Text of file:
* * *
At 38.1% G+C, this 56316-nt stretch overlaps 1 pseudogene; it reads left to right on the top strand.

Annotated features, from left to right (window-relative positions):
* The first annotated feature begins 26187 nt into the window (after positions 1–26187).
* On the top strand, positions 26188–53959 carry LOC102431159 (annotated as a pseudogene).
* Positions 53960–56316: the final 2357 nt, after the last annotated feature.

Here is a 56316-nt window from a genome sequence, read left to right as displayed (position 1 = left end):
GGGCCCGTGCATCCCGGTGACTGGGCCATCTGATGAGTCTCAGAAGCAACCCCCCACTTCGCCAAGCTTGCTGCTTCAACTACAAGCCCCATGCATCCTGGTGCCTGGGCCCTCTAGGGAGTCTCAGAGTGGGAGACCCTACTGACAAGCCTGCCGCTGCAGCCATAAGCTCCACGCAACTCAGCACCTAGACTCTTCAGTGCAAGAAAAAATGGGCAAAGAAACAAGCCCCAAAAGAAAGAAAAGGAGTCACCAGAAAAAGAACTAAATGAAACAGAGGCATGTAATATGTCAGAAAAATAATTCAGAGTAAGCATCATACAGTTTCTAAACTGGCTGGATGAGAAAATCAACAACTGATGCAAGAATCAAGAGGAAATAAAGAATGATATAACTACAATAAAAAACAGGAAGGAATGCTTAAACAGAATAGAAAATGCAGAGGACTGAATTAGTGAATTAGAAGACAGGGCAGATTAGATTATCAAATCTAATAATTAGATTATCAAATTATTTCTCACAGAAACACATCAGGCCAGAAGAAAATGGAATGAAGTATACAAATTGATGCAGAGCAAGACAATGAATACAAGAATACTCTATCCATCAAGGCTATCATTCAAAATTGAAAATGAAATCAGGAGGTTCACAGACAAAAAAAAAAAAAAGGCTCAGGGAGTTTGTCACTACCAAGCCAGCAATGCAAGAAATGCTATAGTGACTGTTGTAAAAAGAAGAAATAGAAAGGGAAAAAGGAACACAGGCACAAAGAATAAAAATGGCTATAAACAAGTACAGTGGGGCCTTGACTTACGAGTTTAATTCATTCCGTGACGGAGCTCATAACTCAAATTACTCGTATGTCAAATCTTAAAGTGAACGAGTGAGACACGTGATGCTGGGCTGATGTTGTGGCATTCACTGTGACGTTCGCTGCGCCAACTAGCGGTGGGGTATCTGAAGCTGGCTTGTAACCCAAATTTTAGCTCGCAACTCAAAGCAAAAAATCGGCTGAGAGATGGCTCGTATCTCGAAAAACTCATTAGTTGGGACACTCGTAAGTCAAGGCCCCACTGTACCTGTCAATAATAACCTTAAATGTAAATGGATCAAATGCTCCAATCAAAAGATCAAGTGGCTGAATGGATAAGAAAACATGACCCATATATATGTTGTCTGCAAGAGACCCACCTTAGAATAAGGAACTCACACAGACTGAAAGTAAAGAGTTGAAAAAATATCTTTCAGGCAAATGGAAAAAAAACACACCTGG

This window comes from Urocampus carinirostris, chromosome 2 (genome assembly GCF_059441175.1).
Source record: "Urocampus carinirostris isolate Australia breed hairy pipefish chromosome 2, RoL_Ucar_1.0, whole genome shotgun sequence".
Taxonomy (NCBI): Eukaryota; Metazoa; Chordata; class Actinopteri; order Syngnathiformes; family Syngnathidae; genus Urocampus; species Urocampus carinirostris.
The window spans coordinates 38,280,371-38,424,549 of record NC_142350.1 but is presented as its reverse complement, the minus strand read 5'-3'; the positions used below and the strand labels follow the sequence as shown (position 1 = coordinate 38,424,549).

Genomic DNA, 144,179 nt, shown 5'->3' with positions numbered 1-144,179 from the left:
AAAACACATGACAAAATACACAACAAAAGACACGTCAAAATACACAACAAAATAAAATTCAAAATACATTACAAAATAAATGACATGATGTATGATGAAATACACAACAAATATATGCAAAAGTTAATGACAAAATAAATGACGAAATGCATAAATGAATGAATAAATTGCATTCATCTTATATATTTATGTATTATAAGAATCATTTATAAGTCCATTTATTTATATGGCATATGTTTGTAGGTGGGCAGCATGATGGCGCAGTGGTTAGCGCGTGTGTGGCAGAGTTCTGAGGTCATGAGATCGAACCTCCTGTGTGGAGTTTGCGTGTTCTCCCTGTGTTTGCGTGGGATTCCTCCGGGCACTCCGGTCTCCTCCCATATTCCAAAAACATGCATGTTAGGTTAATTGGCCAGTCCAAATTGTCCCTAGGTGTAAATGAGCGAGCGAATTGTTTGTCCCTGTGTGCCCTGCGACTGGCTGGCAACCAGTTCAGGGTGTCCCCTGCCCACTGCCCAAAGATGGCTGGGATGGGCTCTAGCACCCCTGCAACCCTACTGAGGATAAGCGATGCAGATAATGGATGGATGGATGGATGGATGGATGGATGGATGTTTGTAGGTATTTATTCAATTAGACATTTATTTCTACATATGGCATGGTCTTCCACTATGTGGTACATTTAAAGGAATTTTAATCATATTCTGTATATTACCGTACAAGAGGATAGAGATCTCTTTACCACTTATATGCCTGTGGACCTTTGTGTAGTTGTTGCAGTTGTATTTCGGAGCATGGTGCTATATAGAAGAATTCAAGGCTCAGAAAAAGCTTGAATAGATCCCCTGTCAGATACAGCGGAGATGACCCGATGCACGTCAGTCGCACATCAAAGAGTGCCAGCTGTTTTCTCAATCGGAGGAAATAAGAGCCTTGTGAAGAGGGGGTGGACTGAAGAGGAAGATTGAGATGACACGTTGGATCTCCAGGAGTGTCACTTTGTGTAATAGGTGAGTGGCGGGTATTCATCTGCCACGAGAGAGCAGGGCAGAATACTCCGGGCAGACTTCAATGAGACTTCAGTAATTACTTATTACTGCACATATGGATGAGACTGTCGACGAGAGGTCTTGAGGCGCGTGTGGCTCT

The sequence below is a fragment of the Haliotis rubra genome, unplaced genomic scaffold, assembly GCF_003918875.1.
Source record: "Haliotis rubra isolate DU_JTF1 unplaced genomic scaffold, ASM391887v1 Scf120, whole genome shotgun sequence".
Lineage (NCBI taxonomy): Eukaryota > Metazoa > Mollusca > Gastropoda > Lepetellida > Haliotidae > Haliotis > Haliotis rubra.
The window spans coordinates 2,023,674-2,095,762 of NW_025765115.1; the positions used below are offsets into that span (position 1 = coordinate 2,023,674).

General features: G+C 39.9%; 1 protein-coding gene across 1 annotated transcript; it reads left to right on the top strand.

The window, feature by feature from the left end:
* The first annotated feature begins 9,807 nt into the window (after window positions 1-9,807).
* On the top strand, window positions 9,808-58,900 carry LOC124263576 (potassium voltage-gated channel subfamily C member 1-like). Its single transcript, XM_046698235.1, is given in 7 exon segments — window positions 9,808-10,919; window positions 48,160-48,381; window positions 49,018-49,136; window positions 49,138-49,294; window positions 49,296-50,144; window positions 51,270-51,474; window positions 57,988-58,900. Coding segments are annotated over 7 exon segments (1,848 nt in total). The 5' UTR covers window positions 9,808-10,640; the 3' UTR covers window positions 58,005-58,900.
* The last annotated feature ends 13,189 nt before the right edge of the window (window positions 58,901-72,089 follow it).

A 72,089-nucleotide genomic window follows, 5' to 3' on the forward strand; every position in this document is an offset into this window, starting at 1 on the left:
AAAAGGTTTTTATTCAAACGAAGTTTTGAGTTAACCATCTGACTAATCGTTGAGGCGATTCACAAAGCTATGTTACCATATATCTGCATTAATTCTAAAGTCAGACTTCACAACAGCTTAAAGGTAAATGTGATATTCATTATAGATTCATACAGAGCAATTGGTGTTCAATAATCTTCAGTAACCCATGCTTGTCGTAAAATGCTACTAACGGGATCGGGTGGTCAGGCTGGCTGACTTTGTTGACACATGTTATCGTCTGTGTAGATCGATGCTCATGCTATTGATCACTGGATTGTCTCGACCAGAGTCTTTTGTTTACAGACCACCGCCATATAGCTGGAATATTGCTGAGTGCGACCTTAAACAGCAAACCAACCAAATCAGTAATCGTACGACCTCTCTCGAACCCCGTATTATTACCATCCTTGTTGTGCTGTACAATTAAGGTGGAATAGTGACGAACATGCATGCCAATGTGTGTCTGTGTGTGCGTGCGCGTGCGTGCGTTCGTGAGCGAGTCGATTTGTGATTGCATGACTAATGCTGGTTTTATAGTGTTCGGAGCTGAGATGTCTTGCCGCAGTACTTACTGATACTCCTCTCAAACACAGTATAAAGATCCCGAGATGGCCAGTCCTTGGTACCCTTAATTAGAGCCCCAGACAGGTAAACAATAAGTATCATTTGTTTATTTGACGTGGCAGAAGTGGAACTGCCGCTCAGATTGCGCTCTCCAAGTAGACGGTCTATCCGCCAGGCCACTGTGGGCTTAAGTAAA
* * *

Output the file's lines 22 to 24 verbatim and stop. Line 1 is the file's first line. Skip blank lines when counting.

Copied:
* The last annotated feature ends 13,189 nt before the right edge of the window (window positions 58,901-72,089 follow it).

A 72,089-nucleotide genomic window follows, 5' to 3' on the forward strand; every position in this document is an offset into this window, starting at 1 on the left:
AAAAGGTTTTTATTCAAACGAAGTTTTGAGTTAACCATCTGACTAATCGTTGAGGCGATTCACAAAGCTATGTTACCATATATCTGCATTAATTCTAAAGTCAGACTTCACAACAGCTTAAAGGTAAATGTGATATTCATTATAGATTCATACAGAGCAATTGGTGTTCAATAATCTTCAGTAACCCATGCTTGTCGTAAAATGCTACTAACGGGATCGGGTGGTCAGGCTGGCTGACTTTGTTGACACATGTTATCGTCTGTGTAGATCGATGCTCATGCTATTGATCACTGGATTGTCTCGACCAGAGTCTTTTGTTTACAGACCACCGCCATATAGCTGGAATATTGCTGAGTGCGACCTTAAACAGCAAACCAACCAAATCAGTAATCGTACGACCTCTCTCGAACCCCGTATTATTACCATCCTTGTTGTGCTGTACAATTAAGGTGGAATAGTGACGAACATGCATGCCAATGTGTGTCTGTGTGTGCGTGCGCGTGCGTGCGTTCGTGAGCGAGTCGATTTGTGATTGCATGACTAATGCTGGTTTTATAGTGTTCGGAGCTGAGATGTCTTGCCGCAGTACTTACTGATACTCCTCTCAAACACAGTATAAAGATCCCGAGATGGCCAGTCCTTGGTACCCTTAATTAGAGCCCCAGACAGGTAAACAATAAGTATCATTTGTTTATTTGACGTGGCAGAAGTGGAACTGCCGCTCAGATTGCGCTCTCCAAGTAGACGGTCTATCCGCCAGGCCACTGTGGGCTTAAGTAAA